OGDEN -- It's impossible to predict how influenza is going behave, but public health officials are hoping this year's vaccine availability will produce a mild year for the contagion.
At least 170 million doses of the flu vaccine will be available this year, according to the national Centers for Disease Control and Prevention.
This year, for the first time since the vaccine was developed, there will be four options: the regular flu shot, intranasal FluMist, Fluzone Intradermal and Fluzone High-Dose.
"There is plenty of vaccine with no delay in shipments," said Michelle Singleton, immunization program manager at Weber-Morgan Health Department.
"People have been able to come at their convenience without any long lines. There has been just a calm, pleasant atmosphere for both the patients and the staff."
Singleton said the number of flu shots given at the health department is up about 10 percent so far compared with last year. However, most people typically wait until October to get their flu shot.
"We really start promoting the vaccine in October," said Lewis Garrett, Davis County Health Department director.
"We have it right now, but we really don't expect to see the majority of people come in until October. We have probably given fewer shots compared to last year so far."
The CDC estimates around 124 million people were vaccinated against influenza last year, up 8 million from the year before.
Although this year's formula is the same as last year's, immunity has worn off, so it's important to get the vaccine again, officials say.
"If you got the vaccine last year and think you're still protected, you're not. That's a fallacy." Garrett said. "The vaccine wears off pretty quickly, so you still need to get it again this year."
The available vaccines include the typical shot, administered into the upper arm or thigh for everyone older than 6 months. FluMist, a nasal vaccine, is available for healthy people ages 2 to 50. Fluzone uses a tiny needle called "ouchless" by some and is limited to 18- to 64-year-olds.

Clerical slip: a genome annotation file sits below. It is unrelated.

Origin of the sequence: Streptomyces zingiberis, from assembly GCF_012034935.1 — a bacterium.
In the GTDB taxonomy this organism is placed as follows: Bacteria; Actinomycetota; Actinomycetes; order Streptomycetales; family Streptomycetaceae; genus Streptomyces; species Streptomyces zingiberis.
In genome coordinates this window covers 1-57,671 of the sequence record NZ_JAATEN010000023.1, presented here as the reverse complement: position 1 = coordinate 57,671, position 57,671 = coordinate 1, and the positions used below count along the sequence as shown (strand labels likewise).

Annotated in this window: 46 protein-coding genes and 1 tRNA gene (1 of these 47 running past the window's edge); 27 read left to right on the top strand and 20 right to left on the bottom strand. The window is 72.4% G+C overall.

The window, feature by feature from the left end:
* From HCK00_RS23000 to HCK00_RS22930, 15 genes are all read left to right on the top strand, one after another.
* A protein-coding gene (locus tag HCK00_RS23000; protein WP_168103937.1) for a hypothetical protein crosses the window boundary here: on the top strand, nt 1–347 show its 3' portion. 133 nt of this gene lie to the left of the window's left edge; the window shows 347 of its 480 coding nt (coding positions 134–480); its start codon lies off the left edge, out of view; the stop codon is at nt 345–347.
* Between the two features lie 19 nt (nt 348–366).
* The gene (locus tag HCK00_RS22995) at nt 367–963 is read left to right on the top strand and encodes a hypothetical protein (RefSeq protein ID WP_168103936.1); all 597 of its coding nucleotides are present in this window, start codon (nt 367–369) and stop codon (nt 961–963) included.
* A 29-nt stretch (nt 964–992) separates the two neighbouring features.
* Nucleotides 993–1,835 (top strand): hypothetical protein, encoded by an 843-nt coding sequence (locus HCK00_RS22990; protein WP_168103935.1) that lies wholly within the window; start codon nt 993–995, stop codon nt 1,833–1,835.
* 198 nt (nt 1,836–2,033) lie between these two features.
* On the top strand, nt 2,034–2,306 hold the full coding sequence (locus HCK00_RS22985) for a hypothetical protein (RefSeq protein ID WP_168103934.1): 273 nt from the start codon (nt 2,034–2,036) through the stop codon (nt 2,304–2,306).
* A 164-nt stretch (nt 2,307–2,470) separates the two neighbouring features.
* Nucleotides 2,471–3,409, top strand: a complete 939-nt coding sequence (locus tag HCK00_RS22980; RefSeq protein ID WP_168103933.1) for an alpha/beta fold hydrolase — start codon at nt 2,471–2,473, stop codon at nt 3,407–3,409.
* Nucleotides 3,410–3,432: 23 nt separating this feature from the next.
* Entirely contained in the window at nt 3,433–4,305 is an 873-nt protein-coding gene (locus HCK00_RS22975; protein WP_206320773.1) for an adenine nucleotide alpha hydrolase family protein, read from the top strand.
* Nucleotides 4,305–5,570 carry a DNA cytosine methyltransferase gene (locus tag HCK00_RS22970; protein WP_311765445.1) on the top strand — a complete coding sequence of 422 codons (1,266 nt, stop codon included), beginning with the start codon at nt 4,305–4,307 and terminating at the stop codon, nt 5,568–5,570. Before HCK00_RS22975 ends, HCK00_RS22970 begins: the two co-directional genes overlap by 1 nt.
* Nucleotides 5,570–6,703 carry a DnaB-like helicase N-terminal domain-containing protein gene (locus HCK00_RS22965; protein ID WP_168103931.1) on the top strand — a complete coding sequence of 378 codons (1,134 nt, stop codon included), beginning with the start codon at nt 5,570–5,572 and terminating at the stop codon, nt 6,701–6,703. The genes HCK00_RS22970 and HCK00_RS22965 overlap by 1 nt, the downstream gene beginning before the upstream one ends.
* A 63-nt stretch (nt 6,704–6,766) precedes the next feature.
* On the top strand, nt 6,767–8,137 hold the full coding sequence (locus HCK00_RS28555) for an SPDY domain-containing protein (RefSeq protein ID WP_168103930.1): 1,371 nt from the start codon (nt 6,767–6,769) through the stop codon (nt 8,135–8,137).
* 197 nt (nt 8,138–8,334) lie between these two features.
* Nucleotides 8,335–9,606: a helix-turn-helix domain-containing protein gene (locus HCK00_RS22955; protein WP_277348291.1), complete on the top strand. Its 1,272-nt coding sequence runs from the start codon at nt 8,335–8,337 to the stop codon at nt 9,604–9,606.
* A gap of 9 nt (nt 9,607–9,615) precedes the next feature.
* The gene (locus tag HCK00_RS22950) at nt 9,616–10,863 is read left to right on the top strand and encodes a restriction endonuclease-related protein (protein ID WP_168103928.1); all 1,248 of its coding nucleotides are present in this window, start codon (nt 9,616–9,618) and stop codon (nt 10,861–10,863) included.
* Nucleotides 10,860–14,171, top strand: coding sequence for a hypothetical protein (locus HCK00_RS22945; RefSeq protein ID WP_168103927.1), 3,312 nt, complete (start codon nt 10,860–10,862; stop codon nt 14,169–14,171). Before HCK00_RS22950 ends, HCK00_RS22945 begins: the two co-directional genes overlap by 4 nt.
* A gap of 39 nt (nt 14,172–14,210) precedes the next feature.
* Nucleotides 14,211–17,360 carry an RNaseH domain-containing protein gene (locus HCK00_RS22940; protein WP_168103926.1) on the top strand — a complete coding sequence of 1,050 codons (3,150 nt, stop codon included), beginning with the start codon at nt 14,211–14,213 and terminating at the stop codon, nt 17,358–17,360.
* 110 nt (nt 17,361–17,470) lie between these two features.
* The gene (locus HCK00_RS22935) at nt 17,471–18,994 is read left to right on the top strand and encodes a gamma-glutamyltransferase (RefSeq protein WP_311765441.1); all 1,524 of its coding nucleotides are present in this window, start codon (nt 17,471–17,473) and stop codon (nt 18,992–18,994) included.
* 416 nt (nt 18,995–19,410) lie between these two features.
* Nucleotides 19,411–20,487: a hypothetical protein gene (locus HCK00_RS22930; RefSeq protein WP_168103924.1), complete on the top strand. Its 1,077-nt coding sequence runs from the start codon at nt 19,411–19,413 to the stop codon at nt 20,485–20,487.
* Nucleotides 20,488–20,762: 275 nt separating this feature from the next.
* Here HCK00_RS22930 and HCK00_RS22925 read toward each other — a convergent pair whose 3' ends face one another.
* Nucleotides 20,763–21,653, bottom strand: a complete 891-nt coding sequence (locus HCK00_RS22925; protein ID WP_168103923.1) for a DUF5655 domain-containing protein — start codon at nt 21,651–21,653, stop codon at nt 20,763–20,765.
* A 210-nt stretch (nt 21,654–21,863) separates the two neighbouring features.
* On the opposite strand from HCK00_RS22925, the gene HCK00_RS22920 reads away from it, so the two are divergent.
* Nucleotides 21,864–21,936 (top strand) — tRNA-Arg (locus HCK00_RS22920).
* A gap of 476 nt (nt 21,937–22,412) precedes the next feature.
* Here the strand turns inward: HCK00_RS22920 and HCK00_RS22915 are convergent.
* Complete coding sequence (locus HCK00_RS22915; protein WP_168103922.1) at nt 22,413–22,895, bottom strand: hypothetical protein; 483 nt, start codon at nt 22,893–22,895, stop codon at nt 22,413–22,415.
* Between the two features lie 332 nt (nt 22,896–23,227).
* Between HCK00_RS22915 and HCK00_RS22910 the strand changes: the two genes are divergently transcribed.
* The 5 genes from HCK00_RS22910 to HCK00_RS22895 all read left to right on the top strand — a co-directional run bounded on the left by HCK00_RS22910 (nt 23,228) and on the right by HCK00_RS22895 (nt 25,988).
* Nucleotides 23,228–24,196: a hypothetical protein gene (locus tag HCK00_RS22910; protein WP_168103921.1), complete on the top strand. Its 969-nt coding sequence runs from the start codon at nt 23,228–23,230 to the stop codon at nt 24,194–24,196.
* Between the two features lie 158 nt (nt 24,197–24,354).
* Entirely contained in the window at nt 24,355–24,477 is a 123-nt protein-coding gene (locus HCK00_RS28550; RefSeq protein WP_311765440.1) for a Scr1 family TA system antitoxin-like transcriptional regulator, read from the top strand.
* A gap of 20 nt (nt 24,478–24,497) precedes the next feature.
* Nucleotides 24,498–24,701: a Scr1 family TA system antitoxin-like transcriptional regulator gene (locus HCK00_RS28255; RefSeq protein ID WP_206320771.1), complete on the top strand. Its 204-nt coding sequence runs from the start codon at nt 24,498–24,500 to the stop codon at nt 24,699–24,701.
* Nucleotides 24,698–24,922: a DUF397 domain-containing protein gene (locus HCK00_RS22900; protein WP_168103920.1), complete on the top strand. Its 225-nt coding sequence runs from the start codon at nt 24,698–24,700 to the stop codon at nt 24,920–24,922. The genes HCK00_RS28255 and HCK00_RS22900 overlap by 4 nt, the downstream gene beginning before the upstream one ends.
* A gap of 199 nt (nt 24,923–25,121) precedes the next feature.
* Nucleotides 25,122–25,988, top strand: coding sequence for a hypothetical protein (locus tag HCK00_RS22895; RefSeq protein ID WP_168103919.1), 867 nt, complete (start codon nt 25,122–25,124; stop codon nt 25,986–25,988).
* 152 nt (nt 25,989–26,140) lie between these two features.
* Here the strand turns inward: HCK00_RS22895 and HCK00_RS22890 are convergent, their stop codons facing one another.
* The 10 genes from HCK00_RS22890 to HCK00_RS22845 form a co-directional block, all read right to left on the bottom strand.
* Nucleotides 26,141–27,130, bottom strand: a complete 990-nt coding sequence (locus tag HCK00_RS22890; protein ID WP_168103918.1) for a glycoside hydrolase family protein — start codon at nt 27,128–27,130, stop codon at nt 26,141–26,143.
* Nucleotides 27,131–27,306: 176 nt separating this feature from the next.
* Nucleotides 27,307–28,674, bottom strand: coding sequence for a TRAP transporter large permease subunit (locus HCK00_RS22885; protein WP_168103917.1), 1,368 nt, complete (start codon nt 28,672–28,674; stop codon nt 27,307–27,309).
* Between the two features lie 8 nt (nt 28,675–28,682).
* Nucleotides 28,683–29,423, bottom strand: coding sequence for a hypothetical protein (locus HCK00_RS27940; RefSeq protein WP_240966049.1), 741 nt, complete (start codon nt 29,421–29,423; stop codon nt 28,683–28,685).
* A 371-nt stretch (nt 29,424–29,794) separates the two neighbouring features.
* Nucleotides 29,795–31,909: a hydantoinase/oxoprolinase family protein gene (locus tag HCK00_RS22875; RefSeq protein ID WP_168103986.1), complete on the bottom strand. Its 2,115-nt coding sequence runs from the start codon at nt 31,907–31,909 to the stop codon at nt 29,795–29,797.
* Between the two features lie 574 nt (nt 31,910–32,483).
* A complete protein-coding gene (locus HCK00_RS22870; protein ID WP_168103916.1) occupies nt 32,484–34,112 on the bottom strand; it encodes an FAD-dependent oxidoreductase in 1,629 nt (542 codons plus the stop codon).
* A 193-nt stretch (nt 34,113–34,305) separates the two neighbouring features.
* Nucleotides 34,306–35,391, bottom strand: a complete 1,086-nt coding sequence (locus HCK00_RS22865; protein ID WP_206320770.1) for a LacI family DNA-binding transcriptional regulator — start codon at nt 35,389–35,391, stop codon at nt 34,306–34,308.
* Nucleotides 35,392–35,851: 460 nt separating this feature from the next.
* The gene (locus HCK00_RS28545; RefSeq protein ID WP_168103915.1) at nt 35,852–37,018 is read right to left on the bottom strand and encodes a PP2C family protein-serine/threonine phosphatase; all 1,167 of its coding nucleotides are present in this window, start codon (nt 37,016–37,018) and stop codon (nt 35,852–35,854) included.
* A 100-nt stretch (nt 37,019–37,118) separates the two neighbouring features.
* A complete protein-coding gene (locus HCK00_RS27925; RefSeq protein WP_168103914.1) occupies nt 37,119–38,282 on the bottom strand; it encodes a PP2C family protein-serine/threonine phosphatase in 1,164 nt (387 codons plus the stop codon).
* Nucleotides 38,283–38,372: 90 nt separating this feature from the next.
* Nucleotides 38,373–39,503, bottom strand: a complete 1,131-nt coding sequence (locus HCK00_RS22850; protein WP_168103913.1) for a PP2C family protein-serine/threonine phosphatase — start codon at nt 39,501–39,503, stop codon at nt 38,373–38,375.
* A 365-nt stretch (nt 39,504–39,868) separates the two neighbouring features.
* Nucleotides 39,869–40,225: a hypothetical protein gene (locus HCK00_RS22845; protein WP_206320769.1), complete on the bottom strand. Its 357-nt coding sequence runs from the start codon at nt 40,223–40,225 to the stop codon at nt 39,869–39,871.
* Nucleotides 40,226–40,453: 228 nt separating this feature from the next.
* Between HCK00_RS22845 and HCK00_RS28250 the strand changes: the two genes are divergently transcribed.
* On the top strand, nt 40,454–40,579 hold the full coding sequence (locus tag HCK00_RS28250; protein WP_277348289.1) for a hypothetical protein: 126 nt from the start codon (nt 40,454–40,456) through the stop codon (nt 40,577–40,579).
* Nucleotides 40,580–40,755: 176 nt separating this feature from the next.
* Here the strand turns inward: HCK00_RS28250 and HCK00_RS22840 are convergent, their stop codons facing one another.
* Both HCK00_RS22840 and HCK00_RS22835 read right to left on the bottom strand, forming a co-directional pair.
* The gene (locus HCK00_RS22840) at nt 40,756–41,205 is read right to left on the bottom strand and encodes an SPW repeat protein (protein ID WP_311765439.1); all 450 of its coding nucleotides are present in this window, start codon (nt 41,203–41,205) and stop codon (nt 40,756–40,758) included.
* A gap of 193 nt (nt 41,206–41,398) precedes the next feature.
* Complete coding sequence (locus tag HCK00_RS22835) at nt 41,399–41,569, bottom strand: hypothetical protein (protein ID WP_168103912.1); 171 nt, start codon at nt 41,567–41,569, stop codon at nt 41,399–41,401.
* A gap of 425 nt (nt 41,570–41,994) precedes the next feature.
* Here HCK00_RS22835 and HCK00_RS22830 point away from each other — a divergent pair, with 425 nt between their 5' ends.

Fluzone High-Dose contains about three times the regular dose of flu antigen and is reserved for people ages 65 and older.
The vaccine is available at local health departments, as well as pharmacies and health clinics, Garrett said.
With no shortage in the supply this year, there should be no excuse not to be immunized. Not only is the vaccine widely available, it's relatively inexpensive, and some insurance providers even cover the cost.
"Influenza is not an insignificant disease," Garrett said. "Most people who get it recover, but it knocks you down for a week to 10 days and leaves you feeling very miserable. Some people have very serious complications."
Singleton agrees and said people are hospitalized and even die from the disease each year.
"To date, vaccination is the best defense against influenza," she said.
"Good health habits help. Handwashing is very important. If you are sick, stay home. Cough into your sleeve to avoid exposing others.
"You can make a difference in the amount of influenza disease in your community."